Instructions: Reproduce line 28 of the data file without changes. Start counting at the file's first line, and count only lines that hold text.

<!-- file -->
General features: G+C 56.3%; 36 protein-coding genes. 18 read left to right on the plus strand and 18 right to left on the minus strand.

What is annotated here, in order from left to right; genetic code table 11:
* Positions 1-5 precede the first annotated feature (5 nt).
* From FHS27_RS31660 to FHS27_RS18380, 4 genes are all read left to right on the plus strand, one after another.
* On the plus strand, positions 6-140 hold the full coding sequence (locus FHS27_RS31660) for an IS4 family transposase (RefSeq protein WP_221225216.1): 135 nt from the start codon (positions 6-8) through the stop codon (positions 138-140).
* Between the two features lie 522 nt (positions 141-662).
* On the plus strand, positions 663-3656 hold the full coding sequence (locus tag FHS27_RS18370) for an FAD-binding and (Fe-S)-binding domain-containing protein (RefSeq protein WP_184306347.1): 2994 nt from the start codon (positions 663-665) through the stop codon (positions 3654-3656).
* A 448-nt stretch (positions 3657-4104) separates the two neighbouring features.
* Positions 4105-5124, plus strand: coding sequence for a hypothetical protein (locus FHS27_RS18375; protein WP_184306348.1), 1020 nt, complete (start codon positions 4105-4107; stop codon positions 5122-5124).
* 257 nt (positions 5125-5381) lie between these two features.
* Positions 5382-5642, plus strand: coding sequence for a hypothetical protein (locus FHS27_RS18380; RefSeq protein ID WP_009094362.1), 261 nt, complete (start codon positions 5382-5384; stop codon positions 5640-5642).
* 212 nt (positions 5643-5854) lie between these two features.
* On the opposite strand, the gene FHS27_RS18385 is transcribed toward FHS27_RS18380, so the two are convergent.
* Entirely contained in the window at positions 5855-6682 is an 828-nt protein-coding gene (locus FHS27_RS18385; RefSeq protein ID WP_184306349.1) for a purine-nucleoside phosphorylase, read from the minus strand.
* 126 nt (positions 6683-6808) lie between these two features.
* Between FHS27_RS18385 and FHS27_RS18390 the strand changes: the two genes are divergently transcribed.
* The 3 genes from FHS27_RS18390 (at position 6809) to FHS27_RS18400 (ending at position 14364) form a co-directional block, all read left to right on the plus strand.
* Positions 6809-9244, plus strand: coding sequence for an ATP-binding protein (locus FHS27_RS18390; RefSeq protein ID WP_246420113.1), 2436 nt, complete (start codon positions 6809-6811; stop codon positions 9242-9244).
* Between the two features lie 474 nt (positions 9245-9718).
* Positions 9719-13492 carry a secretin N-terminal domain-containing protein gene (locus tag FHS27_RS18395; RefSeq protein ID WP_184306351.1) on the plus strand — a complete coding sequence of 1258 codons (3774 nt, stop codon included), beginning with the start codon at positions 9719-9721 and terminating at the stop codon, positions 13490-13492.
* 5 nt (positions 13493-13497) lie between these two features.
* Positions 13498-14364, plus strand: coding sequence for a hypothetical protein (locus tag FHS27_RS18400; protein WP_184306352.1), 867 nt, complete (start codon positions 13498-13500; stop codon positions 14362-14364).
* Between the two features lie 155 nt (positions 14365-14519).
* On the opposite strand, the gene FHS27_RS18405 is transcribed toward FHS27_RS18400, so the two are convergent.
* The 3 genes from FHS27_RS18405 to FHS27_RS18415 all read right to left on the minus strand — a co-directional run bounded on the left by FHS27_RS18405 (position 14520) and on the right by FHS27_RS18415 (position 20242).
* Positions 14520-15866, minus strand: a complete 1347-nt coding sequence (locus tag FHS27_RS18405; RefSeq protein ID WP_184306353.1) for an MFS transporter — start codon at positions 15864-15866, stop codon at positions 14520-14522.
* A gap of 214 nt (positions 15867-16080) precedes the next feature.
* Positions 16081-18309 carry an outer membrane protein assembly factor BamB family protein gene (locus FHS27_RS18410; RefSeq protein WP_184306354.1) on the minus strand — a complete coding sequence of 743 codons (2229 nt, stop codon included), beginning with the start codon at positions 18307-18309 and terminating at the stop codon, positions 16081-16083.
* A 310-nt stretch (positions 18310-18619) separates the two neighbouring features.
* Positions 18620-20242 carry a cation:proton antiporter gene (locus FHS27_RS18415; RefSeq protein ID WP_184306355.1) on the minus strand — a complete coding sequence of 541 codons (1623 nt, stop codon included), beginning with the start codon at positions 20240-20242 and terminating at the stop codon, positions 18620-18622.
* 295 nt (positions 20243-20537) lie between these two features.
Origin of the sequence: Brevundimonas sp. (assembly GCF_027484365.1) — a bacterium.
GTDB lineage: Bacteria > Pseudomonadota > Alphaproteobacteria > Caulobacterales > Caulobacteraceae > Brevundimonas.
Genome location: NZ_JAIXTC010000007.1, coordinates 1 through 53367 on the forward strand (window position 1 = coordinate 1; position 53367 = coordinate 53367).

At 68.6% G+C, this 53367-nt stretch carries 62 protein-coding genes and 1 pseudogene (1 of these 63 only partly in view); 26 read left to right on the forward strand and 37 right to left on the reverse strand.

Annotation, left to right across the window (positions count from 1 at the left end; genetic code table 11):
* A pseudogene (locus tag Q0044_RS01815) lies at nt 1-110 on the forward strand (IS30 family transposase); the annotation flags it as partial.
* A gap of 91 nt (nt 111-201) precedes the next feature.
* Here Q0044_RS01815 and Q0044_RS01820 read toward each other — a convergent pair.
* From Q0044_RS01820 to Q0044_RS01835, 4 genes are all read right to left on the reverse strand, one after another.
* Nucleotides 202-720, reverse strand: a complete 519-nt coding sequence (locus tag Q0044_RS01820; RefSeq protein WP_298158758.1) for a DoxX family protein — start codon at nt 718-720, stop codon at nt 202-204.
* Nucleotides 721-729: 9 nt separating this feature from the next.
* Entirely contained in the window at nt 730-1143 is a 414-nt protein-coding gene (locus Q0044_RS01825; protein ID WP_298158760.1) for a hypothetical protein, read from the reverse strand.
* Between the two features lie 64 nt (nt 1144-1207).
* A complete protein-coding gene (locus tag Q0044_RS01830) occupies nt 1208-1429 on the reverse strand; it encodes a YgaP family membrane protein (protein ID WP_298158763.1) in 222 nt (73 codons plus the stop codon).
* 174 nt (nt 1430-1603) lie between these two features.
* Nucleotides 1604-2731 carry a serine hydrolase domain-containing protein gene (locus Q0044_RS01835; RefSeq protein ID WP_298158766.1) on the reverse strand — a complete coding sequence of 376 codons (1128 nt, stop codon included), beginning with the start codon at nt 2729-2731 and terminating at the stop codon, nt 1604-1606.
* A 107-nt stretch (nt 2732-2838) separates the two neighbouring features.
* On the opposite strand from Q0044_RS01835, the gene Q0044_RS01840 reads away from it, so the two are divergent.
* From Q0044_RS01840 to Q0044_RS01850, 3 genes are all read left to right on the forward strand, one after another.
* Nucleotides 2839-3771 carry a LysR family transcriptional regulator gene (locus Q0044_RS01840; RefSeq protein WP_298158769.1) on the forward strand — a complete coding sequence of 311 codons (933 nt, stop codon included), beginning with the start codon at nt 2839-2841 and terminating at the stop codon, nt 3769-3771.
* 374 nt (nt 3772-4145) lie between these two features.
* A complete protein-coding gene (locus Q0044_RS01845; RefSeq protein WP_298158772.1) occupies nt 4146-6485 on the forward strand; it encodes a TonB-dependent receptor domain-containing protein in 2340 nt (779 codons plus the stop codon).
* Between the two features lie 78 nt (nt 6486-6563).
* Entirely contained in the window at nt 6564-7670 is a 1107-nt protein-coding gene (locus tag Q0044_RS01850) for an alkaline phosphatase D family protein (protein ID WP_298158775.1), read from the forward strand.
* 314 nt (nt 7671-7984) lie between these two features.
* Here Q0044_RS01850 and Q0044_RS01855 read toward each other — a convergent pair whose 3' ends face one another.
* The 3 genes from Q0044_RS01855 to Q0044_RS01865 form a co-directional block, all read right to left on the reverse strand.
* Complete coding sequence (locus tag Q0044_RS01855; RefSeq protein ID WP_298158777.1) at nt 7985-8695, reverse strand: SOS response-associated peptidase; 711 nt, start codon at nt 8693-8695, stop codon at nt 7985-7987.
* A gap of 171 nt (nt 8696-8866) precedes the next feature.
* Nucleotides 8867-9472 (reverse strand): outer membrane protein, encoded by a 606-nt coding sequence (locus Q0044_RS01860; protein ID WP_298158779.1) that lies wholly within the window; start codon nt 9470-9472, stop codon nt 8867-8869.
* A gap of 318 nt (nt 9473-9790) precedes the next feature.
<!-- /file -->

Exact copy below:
* Positions 16081-18309 carry an outer membrane protein assembly factor BamB family protein gene (locus FHS27_RS18410; RefSeq protein WP_184306354.1) on the minus strand — a complete coding sequence of 743 codons (2229 nt, stop codon included), beginning with the start codon at positions 18307-18309 and terminating at the stop codon, positions 16081-16083.